Released: 7th June 1999
Writers: Eliot Kennedy / Mike Percy / S Club 7 / Tim Lever
Peak position: #1
Chart run: 1-2-5-5-6-11-16-18-24-28-34-42-56-65-72
It may seem a somewhat bizarre notion, but S Club 7 were arguably – at least initially – not the most important aspect in the launch of S Club 7. For what Bring It All Back really marked was Simon Fuller’s return to chart prominence having been sacked by the Spice Girls two years earlier.
Much had changed in the pop industry during that time, and S Club 7’s launch in many ways was a successful hybrid of the critical elements. The market for girl groups and boy bands was heavily saturated. But boy/girl groups – well, there was Steps. Elsewhere, we’d already seen the Fuller dynasty turn the Spice Girls into a box office success (commercially, if not critically). But movies are expensive to make – the positive reception to Cleopatra’s Comin’ Atcha TV series earlier that year created a much more appealing alternative. Why spend money getting pop fans to come to you when instead you could go directly to their living rooms? Bring It All Back was thus much more than a debut single; it marked a full-on simultaneous multimedia takeover by Simon Fuller – via S Club 7.
The premise of Miami 7 was to position S Club 7 as a struggling pop act in America. While one may initially have questioned whether the group needed to contain seven members, the show allowed Kim Fuller to create distinct personalities for Tina, Jon, Paul, Hannah, Bradley, Rachel and Jo in much the same vein as those earlier adopted by the Spice Girls. We would say the project fared well because no-one ever really questioned the mathematics behind S Club 7 – even when lead singers naturally emerged and became more prominent vocalists. Bring It All Back was installed as the theme tune to Miami 7 and it as only a matter of time before the track was released as a single in its own right.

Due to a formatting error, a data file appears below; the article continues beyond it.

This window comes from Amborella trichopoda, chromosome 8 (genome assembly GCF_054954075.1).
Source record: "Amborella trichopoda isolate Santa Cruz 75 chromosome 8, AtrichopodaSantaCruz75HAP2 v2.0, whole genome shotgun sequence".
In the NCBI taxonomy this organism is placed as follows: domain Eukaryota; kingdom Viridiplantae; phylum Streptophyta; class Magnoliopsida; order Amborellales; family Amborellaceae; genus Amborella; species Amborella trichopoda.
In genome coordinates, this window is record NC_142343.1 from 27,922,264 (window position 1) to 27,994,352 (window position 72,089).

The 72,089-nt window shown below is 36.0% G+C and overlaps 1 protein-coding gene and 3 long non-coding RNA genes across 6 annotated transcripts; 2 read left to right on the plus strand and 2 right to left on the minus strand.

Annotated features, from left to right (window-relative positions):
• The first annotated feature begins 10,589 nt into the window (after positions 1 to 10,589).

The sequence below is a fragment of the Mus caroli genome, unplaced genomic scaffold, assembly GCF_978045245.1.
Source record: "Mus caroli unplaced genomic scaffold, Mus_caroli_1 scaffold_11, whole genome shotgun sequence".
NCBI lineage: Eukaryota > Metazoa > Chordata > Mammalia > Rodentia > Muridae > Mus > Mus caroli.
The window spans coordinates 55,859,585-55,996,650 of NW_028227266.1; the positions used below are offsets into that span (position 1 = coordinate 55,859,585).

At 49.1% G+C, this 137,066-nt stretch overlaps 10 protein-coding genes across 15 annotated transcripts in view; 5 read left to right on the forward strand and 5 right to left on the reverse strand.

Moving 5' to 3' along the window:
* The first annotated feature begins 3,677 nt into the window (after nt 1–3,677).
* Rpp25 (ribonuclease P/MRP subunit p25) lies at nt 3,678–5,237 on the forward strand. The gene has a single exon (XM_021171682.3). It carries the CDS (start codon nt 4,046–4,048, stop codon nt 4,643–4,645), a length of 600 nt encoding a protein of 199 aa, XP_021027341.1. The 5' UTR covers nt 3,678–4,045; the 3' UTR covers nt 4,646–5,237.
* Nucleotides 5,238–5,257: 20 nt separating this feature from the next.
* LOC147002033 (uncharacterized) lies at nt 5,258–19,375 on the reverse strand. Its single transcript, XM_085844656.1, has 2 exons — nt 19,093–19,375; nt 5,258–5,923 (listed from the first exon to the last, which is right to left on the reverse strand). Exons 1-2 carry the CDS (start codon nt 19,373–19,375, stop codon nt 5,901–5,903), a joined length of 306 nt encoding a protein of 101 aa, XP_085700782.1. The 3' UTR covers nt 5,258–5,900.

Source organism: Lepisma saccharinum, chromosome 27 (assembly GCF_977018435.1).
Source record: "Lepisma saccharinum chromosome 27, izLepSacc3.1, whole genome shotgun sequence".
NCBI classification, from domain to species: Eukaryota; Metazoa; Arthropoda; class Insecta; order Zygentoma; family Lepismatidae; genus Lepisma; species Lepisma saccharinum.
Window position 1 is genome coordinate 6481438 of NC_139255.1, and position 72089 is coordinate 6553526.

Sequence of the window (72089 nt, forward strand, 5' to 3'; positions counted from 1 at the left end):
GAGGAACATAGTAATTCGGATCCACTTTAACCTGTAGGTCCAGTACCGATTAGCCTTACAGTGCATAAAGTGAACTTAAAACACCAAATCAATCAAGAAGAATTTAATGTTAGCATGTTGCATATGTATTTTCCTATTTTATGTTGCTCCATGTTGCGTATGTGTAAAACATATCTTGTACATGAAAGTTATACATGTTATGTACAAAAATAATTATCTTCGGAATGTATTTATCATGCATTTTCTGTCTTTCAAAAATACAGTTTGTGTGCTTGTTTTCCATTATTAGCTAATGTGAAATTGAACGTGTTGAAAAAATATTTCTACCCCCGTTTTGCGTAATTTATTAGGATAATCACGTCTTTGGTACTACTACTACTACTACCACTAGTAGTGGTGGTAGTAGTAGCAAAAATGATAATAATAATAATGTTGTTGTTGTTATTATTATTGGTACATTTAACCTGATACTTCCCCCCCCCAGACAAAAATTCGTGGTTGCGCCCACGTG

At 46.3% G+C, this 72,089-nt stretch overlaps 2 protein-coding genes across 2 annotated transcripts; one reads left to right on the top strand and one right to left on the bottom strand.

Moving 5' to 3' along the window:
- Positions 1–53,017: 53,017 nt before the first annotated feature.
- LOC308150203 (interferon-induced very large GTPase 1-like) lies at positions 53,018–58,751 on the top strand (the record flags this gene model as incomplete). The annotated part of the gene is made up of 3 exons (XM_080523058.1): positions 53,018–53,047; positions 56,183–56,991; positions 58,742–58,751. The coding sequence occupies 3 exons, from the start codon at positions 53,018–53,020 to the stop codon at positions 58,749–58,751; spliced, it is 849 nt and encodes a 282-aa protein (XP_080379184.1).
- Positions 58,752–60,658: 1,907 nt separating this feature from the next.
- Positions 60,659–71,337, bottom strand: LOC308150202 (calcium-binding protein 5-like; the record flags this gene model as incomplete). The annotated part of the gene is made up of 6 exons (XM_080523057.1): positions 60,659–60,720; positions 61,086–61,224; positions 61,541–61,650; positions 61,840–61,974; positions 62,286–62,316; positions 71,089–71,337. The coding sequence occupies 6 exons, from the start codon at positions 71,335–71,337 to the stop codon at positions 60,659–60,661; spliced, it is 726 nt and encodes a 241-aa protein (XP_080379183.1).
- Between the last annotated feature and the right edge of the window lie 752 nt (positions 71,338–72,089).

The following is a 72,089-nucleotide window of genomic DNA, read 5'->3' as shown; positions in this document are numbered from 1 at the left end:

Don’t you know it’s true what they say
That life, it ain’t easy
But your time’s coming around
So don’t you stop trying
While Bring It All Back is an undeniably catchy pop song, it’s also a mission statement. S Club 7 certainly weren’t exempt from the pop music tropes of love and heartbreak; but more so than any other act of the time, the commonly recurring topic within their music was empowerment and platonic peer camaraderie. And that’s precisely what we get here. The lyrics are a collection of moral affirmations that we probably all heard at one point or another during our teenage years, such as: “If people try to put you down, just walk on by don’t turn around” and “Imagination is the key, ’cause you are your own destiny”. We couldn’t ever deny that S Club 7’s launch was masterfully calculated but launching a group to create a movement of acceptance and positivity is not a bad thing, in our book.